By Speed Williams
What an amazing opportunity for cowboys and cowgirls in all disciplines. It’s nice not to have to rodeo all year trying to make the finals. I can’t say the American Rodeo hasn’t had its share of growing pains and format changes. Sometimes when you’re trying to make things better, it can be a struggle to find what works and what doesn’t. Below is a breakdown of the qualifying process.
This year there are three regions in the American qualifying system, East (Lexington, KY), Central (Tulsa, OK), and West (Heber, UT). Initially there are 54 qualifying events where contestants compete for the opportunity to advance to the Regional Semi-Finals.
The Regional Semi-Finals vets up to 100 qualifiers across 8 disciplines against automatically seeded athletes from the 2022 PRCA/WPRA word standings. Seeded and unseeded compete for the opportunity to advance to the Regional Finals.
The Regional Finals (Friday night perf) includes the Top 10 finishers in the Semi-Finals + two athletes who earned their spots via a Redemption Round.
The Wild Card event (March 8th) offers qualifying athletes one last chance at earning a spot in the finals. The Wild Card event brings together the 30 athletes from each Semi-Final, the 8 from each Regional Final, and the 4 from each Regional Redemption Round. The top performer in each discipline advances to the Finals.
The Finals (March 9th) vets the Top 4 athletes from each Regional Finals with the Wild Card winner. All vying for a chance to compete at The American Rodeo and win the $1 million bonus.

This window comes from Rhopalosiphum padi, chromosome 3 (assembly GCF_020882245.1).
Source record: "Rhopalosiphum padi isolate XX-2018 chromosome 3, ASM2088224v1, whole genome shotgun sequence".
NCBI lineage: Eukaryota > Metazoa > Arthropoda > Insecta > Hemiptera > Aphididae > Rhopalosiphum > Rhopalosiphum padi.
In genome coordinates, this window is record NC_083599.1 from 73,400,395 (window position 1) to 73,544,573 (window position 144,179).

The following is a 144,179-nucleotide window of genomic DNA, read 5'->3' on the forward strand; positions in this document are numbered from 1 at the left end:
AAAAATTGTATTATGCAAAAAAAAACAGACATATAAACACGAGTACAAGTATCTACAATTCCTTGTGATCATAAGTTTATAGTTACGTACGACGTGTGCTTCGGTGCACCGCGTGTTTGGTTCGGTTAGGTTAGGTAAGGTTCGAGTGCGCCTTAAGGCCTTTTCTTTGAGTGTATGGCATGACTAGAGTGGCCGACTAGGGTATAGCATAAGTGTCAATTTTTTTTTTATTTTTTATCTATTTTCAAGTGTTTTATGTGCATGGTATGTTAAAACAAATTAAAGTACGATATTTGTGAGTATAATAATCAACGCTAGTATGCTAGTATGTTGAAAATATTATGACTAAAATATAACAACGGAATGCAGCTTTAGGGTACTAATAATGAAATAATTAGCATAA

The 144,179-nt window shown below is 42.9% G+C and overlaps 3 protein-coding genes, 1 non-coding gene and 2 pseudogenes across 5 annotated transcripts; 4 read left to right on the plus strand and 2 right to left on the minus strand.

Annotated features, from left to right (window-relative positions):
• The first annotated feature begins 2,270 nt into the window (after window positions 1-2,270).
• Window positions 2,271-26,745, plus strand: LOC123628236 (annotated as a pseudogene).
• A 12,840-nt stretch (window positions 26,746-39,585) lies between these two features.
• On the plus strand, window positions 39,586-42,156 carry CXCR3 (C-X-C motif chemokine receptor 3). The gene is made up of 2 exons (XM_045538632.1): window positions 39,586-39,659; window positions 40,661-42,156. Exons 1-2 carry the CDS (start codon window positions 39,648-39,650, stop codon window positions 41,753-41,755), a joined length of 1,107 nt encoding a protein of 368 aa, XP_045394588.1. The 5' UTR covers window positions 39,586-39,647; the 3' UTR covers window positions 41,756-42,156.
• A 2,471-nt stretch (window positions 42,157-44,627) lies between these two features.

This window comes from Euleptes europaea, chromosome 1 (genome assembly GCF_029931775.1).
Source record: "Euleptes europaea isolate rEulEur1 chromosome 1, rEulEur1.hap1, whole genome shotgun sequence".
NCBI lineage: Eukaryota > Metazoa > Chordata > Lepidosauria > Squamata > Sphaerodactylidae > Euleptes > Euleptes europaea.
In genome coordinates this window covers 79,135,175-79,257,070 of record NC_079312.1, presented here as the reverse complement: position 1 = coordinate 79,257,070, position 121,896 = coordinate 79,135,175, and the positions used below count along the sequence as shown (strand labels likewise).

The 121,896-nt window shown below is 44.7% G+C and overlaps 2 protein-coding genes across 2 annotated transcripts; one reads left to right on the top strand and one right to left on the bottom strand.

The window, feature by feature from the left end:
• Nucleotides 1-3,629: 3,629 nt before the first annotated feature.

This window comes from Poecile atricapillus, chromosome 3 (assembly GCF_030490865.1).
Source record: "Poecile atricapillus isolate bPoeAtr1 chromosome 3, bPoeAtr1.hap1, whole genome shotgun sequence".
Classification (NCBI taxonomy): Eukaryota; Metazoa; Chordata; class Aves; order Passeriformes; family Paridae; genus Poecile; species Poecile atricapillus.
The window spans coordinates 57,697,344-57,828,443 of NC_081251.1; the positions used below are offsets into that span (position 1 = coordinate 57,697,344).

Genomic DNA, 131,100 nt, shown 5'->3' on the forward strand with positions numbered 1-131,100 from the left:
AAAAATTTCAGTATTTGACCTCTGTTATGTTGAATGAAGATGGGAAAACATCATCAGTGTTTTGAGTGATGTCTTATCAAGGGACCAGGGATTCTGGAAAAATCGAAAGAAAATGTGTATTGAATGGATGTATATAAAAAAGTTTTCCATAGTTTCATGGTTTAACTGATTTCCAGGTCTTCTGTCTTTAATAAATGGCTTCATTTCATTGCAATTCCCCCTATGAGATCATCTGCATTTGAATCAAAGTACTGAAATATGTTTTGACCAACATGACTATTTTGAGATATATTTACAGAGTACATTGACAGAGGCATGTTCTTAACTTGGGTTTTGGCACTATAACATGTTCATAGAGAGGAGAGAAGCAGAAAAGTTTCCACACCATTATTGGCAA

Each discipline has their own rules and qualifying system. In the Breakaway, Hali could qualify in each region twice. They run two head and the top ten come back to the Regional Finals final performance and then the top four move on to the finals in March. She went to the Central Region qualifier in Tulsa first. Out of 100 entries, she won 1st and 3rd and made it back to the top 10 twice. In years past you’ve been able to take two runs to the semi-finals to try and qualify for the American. The Tulsa Regional was going on the same time as the Ft. Worth rodeo and Hali and Jennifer were driving back and forth every day. On their way back to Ft. Worth for the finals on Saturday night, they got a call and were told that she was losing one of the qualifying spots she earned at Tulsa, and she would only have one run coming back on Sunday.
Though this was done in all disciplines, it really caught us off guard because we thought she had two chances to make it. As contestants, we don’t make or understand all the rules, nor are we always informed of rule changes. While grateful for the amazing opportunity, it was disappointing to find out Hali could only use one of her qualifying runs to try to advance when she already beat 100 girls to earn those two spots.
The only calf Hali missed that week was on Sunday, in Tulsa, to secure her spot in the American. The next Regional, the Eastern was the following weekend in Lexington, KY. Instead of the girls driving home, we agreed Gabe and I would meet them there. Gabe and I had qualified for that Regional and were scheduled to rope there.